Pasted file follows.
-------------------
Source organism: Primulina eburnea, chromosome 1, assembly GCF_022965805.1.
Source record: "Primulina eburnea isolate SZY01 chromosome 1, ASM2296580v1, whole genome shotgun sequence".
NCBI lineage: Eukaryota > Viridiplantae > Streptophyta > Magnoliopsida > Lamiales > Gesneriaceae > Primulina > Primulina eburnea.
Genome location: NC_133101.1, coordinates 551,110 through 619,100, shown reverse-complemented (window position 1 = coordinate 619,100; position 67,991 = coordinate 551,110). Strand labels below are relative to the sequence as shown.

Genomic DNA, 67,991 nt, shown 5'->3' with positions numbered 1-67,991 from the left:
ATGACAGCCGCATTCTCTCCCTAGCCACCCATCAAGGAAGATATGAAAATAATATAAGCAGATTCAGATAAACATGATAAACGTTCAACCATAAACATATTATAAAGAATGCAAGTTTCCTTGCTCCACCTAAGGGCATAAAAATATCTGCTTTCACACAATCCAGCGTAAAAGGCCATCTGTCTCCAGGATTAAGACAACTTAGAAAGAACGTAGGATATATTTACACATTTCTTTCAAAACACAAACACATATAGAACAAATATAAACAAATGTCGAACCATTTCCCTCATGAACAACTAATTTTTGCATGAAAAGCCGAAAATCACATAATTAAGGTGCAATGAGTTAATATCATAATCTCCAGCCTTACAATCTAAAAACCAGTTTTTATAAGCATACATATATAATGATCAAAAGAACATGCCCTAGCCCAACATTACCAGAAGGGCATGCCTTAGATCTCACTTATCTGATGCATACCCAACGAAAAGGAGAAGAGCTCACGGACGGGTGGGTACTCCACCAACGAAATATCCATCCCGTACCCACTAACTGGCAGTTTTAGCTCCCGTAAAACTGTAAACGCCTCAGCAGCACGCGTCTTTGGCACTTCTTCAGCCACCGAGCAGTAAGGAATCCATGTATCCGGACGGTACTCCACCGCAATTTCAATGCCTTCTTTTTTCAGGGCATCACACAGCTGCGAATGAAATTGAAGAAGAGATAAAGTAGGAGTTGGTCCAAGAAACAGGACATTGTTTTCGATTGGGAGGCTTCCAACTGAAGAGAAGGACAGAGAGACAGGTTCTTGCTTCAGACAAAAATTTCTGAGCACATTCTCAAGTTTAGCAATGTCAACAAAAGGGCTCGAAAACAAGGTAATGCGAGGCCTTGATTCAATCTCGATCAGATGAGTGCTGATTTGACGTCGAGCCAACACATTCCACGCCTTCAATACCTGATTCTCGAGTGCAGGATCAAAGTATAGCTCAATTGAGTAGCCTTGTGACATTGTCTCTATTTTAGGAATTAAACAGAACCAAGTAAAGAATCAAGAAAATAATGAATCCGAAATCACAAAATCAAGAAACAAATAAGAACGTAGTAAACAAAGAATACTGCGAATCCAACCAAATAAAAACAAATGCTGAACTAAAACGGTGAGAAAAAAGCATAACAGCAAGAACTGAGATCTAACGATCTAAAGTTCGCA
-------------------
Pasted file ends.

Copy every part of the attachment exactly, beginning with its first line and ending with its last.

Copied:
Source organism: Primulina eburnea, chromosome 1, assembly GCF_022965805.1.
Source record: "Primulina eburnea isolate SZY01 chromosome 1, ASM2296580v1, whole genome shotgun sequence".
NCBI lineage: Eukaryota > Viridiplantae > Streptophyta > Magnoliopsida > Lamiales > Gesneriaceae > Primulina > Primulina eburnea.
Genome location: NC_133101.1, coordinates 551,110 through 619,100, shown reverse-complemented (window position 1 = coordinate 619,100; position 67,991 = coordinate 551,110). Strand labels below are relative to the sequence as shown.

Genomic DNA, 67,991 nt, shown 5'->3' with positions numbered 1-67,991 from the left:
ATGACAGCCGCATTCTCTCCCTAGCCACCCATCAAGGAAGATATGAAAATAATATAAGCAGATTCAGATAAACATGATAAACGTTCAACCATAAACATATTATAAAGAATGCAAGTTTCCTTGCTCCACCTAAGGGCATAAAAATATCTGCTTTCACACAATCCAGCGTAAAAGGCCATCTGTCTCCAGGATTAAGACAACTTAGAAAGAACGTAGGATATATTTACACATTTCTTTCAAAACACAAACACATATAGAACAAATATAAACAAATGTCGAACCATTTCCCTCATGAACAACTAATTTTTGCATGAAAAGCCGAAAATCACATAATTAAGGTGCAATGAGTTAATATCATAATCTCCAGCCTTACAATCTAAAAACCAGTTTTTATAAGCATACATATATAATGATCAAAAGAACATGCCCTAGCCCAACATTACCAGAAGGGCATGCCTTAGATCTCACTTATCTGATGCATACCCAACGAAAAGGAGAAGAGCTCACGGACGGGTGGGTACTCCACCAACGAAATATCCATCCCGTACCCACTAACTGGCAGTTTTAGCTCCCGTAAAACTGTAAACGCCTCAGCAGCACGCGTCTTTGGCACTTCTTCAGCCACCGAGCAGTAAGGAATCCATGTATCCGGACGGTACTCCACCGCAATTTCAATGCCTTCTTTTTTCAGGGCATCACACAGCTGCGAATGAAATTGAAGAAGAGATAAAGTAGGAGTTGGTCCAAGAAACAGGACATTGTTTTCGATTGGGAGGCTTCCAACTGAAGAGAAGGACAGAGAGACAGGTTCTTGCTTCAGACAAAAATTTCTGAGCACATTCTCAAGTTTAGCAATGTCAACAAAAGGGCTCGAAAACAAGGTAATGCGAGGCCTTGATTCAATCTCGATCAGATGAGTGCTGATTTGACGTCGAGCCAACACATTCCACGCCTTCAATACCTGATTCTCGAGTGCAGGATCAAAGTATAGCTCAATTGAGTAGCCTTGTGACATTGTCTCTATTTTAGGAATTAAACAGAACCAAGTAAAGAATCAAGAAAATAATGAATCCGAAATCACAAAATCAAGAAACAAATAAGAACGTAGTAAACAAAGAATACTGCGAATCCAACCAAATAAAAACAAATGCTGAACTAAAACGGTGAGAAAAAAGCATAACAGCAAGAACTGAGATCTAACGATCTAAAGTTCGCA